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Contents:
Program 1215

1. the Vent Haven ventriloquism museum
2. Trooper Island
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Kenton County

For more information:
Vent Haven Museum, 33 W. Maple Ave., Fort Mitchell, KY, (859) 341-0461

Producer, editor: Joy Flynn
Videographers: Prentice Walker, Dave Shuffett
Audio: Chuck Burgess


A Place To Vent

The Vent Haven ventriloquism museum

If you want to learn about the “vent community”—the world of ventriloquists and their figures—the place to go is the Vent Haven Museum in Fort Mitchell. It’s the only museum in the world dedicated to this particular branch of the performing arts.

Vent Haven is the legacy of one man with a passion. William Shakespeare Berger was a businessman who worked for the Cambridge Tile Company in Cincinnati for 52 years, taking the classic route from the mailroom (where he started at age 16 in 1894) all the way up to the president’s office. In his free time, he dabbled in ventriloquism. On a business trip to New York in 1910, he was inspired to buy a ventriloquist figure named Tommy Baloney. It was the beginning of a collection that would eventually outgrow both his house and his garage and require the construction of a special building to hold it.

W.S. also put his organizational skills to use in the service of his avocation. After retiring from the tile company in 1947, he became president of the International Brotherhood of Ventriloquists. During his tenure of a little more than a decade, the membership grew from about 300 to more than 1,000. W.S. kept them all up to date on happenings in the vent world with a monthly magazine called the Oracle and through voluminous personal correspondence.

Eventually, Berger grew concerned about what would happen to his collection after his death. He had outlived his wife, son, and grandson, leaving him with no direct heirs. So he set up a charitable foundation to ensure that his one-of-a-kind collection of figures, photos, and other memorabilia would remain intact. The Vent Haven Museum today consists of the two original buildings in which W.S. stored his treasures, plus a third building dedicated in 1973. Together, they house more than 700 figures, thousands of photographs and playbills, and a library of books dating back to the 1700s.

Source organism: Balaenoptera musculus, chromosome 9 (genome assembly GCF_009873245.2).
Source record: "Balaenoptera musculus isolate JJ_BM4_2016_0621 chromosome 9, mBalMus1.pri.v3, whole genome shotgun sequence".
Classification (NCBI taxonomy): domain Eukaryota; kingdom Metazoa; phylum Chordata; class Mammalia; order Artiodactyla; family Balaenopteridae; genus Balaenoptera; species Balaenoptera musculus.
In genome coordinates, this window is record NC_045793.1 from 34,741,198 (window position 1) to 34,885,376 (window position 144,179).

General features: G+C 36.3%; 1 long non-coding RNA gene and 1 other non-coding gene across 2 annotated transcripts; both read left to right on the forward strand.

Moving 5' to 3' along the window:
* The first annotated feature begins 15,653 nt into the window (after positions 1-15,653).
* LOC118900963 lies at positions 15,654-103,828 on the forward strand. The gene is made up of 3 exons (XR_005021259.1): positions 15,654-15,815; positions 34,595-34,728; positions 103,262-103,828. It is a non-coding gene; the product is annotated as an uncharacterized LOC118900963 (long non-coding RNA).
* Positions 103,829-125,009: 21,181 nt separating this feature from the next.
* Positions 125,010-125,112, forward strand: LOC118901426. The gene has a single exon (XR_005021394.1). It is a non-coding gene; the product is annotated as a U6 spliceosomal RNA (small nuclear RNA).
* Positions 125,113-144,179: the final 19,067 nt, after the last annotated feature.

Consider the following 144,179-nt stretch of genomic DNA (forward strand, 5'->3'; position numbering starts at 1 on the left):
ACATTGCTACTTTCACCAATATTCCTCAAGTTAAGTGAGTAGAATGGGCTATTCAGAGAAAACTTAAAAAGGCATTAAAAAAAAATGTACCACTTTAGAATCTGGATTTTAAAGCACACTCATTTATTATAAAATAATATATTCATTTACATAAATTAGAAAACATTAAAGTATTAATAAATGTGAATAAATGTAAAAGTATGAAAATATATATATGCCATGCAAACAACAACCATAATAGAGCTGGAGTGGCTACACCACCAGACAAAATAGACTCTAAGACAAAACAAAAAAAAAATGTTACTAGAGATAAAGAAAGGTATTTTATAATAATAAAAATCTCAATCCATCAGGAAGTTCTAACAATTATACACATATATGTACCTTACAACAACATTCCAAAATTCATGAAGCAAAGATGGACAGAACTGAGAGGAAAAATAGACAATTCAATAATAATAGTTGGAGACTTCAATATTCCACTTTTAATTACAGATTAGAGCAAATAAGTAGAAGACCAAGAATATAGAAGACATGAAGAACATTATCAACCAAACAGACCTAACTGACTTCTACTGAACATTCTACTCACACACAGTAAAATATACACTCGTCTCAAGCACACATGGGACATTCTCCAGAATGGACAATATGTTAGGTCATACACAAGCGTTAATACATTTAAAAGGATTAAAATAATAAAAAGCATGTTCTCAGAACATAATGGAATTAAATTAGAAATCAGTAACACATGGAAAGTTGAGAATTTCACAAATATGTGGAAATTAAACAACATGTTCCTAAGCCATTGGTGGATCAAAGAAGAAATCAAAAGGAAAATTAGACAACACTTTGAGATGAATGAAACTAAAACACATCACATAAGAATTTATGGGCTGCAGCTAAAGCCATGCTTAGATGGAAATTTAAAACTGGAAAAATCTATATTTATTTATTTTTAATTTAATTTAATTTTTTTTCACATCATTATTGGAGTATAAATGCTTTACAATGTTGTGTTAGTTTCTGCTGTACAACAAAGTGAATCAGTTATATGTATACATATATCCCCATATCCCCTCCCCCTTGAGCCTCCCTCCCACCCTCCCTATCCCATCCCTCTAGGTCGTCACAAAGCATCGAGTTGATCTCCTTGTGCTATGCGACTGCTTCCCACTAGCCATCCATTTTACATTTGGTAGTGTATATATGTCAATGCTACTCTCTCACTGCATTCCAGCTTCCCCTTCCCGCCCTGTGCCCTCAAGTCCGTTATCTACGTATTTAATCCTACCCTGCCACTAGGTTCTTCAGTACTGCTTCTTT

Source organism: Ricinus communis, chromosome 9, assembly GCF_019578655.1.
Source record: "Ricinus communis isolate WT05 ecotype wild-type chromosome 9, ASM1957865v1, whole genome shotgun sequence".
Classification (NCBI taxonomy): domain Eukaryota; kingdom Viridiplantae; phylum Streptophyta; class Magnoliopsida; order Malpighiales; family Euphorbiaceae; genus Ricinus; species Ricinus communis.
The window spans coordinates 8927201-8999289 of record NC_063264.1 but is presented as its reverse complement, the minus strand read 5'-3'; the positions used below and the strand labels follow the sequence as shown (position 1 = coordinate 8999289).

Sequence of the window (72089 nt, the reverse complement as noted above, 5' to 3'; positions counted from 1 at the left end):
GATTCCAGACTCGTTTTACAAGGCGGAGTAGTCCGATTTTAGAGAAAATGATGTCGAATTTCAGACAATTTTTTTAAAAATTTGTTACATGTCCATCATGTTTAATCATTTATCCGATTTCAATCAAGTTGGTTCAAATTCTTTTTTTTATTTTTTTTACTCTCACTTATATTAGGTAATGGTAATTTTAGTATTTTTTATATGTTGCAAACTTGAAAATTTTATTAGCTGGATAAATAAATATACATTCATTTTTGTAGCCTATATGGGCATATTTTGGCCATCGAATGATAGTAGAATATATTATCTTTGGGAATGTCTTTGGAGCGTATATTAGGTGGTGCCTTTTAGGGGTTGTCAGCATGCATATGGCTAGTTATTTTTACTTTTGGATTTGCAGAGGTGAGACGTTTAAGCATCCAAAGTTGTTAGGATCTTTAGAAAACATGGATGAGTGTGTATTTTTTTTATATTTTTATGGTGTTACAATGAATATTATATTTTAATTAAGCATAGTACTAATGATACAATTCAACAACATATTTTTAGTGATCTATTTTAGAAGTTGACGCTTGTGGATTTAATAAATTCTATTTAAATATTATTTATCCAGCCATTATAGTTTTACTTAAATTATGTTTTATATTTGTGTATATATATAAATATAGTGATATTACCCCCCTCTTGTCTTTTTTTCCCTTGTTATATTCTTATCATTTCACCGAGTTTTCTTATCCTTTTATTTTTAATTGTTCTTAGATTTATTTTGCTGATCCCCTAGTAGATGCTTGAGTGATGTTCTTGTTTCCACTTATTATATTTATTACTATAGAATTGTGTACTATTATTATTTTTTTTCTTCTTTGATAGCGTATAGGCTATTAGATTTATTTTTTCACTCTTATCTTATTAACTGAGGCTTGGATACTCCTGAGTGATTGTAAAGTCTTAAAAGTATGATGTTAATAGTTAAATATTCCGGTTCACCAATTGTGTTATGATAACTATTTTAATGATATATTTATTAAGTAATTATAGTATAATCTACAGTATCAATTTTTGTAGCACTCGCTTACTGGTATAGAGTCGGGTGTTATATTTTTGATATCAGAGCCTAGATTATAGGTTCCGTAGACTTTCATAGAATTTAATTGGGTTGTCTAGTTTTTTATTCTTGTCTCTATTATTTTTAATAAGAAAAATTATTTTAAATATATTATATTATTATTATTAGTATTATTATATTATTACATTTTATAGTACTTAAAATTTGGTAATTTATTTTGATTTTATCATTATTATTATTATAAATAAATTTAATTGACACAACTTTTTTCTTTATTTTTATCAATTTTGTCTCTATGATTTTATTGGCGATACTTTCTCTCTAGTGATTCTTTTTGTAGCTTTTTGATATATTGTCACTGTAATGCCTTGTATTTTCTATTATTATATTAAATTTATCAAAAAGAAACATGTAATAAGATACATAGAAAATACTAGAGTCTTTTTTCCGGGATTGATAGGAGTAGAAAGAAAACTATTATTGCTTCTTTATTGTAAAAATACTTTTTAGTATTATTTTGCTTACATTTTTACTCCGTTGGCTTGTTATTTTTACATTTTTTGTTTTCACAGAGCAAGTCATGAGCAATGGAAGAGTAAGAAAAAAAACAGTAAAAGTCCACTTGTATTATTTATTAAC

Vent Haven is located on a quiet dead-end street in Fort Mitchell, and hours are by appointment only, so the atmosphere in the place is generally pretty calm. But the museum also sponsors a much more raucous affair: the annual ConVENTion, which draws hundreds of ventriloquists to Fort Mitchell’s Drawbridge Inn. There they entertain legions of fans, compare notes on technique, and toast the legacy and farsightedness of William Shakespeare Berger.

Watch This Story (15:09)




Clinton County

For more information:
Trooper Island Camp, c/o Kentucky State Police, P.O. Box 473, Albany, KY 42602, (270) 433-5422

Producer, videographer: Ernie Lee Martin
Editor: Joy Flynn


Camping with the Cops

Trooper Island

Young people growing up in impoverished areas and troubled neighborhoods often don’t get the chance at the summer camp experience. And they may also get a skewed view of law enforcement officers as people to avoid. Trooper Island, a camp operated by the Kentucky State Police, addresses both of those issues by giving underprivileged kids a week of fresh air and activity where they can get to know the troopers in a much more relaxed and friendly atmosphere.

The camp is located on an island on Dale Hollow Lake, near Albany and the Clinton/Cumberland County border. Each year, the 16 Kentucky State Police posts select kids for the camp. There they spend a week getting lots of exercise—boating, swimming, archery, shooting on a rifle range, basketball and other sports—plus educational activities and non-denominational chapel services. Troopers and other adult instructors also offer lessons in everything from fire prevention and first aid to leadership skills and drug abuse prevention.

No camper is ever charged for his or her stay at Trooper Island; the camp is supported by private donations of money and time, plus proceeds from the sale of KSP logo items. The island itself is leased from the Army Corps of Engineers.

The camp was founded in the 1960s, with KSP Director Col. James Bassett spearheading the effort. Our visit includes a discussion about the goals of the program with current camp director Craig Sutton.

Watch This Story (7:36)




Nelson County

For more information:
My Old Kentucky Home State Park, 501 E. Stephen Foster Ave., Bardstown, KY 40004-0323, (502) 348-3502


On Location

Dave hosts this edition from My Old Kentucky Home State Park, site of the house said to have inspired Stephen Foster (who visited there in 1852) to write “My Old Kentucky Home.”


SEASON 12 PROGRAMS: 120112021203120412051206120712081209121012111212
1213121412151216121712181219122012211222: Dr. Clark’s Kentucky Treasures

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600 Cooper Drive, Lexington, KY 40502 (859) 258-7000 (800) 432-0951